Bank of Maldives Ltd (BML) declared Tuesday that the bank could have stopped the illegal transactions between Maldives Marketing and Public Relations Corporation (MMPRC) and SOF Pvt Ltd, if the Financial Intelligence Unit (FIU) had taken the necessary action.
The main bank of Maldives is currently under accusation of being involved in the MMPRC scandal, the largest graft case in Maldives which saw the embezzlement of MVR 1.3 billion in state funds from the corporation via SOF, a private company.
Senior officials of BML were summoned to sit down with the parliamentary Committee on Public Finance on Tuesday, to answer to the bank's alleged involvement in the case.
During the meeting, BML acknowledged that the transactions took place via accounts opened at the bank, but maintained that BML had followed all the necessary procedures and regulations to deposit the cheques issued from MMPRC to SOF. Although the bank repeatedly asserted that it took no part in the corruption, the committee members rebutted the statement and posed several questions as to what steps BML took to halt the illegal transactions.
In response, BML's Deputy CEO Mohamed Shareef declared that the bank had followed regulations and reported suspicious transactions to FIU, an independent agency of Maldives Monetary Authority (MMA) tasked with receiving, analysing and disseminating information concerning money laundering and financing of terrorism. He noted that such transactions are to be reported to FIU as per the law.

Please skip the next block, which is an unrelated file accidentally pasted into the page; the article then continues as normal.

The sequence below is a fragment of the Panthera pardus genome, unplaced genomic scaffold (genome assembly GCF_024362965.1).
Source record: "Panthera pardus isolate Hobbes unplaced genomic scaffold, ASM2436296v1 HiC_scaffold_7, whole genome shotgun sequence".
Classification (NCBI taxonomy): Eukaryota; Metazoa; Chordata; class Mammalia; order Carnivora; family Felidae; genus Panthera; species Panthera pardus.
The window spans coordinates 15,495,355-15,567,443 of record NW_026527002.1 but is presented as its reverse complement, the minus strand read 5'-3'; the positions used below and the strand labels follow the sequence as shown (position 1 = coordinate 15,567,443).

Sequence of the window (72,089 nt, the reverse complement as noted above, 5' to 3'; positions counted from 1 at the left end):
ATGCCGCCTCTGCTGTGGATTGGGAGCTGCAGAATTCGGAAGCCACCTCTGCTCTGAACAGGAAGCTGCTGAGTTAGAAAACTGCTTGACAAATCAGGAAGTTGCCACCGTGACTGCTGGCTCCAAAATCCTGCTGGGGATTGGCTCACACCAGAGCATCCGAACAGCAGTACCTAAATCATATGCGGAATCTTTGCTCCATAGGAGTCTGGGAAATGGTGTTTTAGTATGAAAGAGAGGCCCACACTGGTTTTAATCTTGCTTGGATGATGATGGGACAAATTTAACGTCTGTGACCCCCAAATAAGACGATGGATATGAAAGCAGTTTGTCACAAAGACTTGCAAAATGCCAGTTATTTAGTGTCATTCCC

According to Shareef, BML turned to FIU after SOF declined to respond to the bank's inquiries, regarding the disproportionate sums of money deposited in the company's accounts compared to the scale of SOF's business.
Noting that BML had also frozen SOF's accounts, Shareef stated that the bank received instructions from FIU's then head Athif Shakoor and MMA's then Deputy Governor Neeza Imad to release the accounts.
Shareef added that the bank was not aware that FIU looked into case filed by BML and ruled that the transactions were not suspicious, until the Anti-Corruption Commission (ACC) released its report on the MMPRC corruption scandal.
"Had we known that the transactions were closed, we could have taken further steps", he said.
BML also refuted ACC's allegations that the bank had deposited MMPRC's cheques to the SOF accounts in violation of the former's board resolution.
They stated that, in the case of endorsed cheques, the bank only looks into the information of the issuer and receiver. Additionally, if a cheque were submitted for deposit by a third-party, the bank inspects whether the third-party was mentioned in the endorsement on the back of the cheque.
The bank further highlighted that cheques could not be endorsed only if 'not negotiable' were written at the time of cross-checking, which the MMPRC-endorsed cheques to SOF were not.
During the meeting, the bank repeatedly asserted that it took no part in the MMPRC corruption, and had followed through with all of its legal responsibilities.
However, members of the Public Finance Committee did not accept BML's stance, with several MPs criticising the bank's procedures regarding cheque endorsement as unprofessional and lacking in security. The lawmakers maintained that BML had to take certain responsibility as over MVR 1.3 billion in state funds were embezzled through the main bank of Maldives.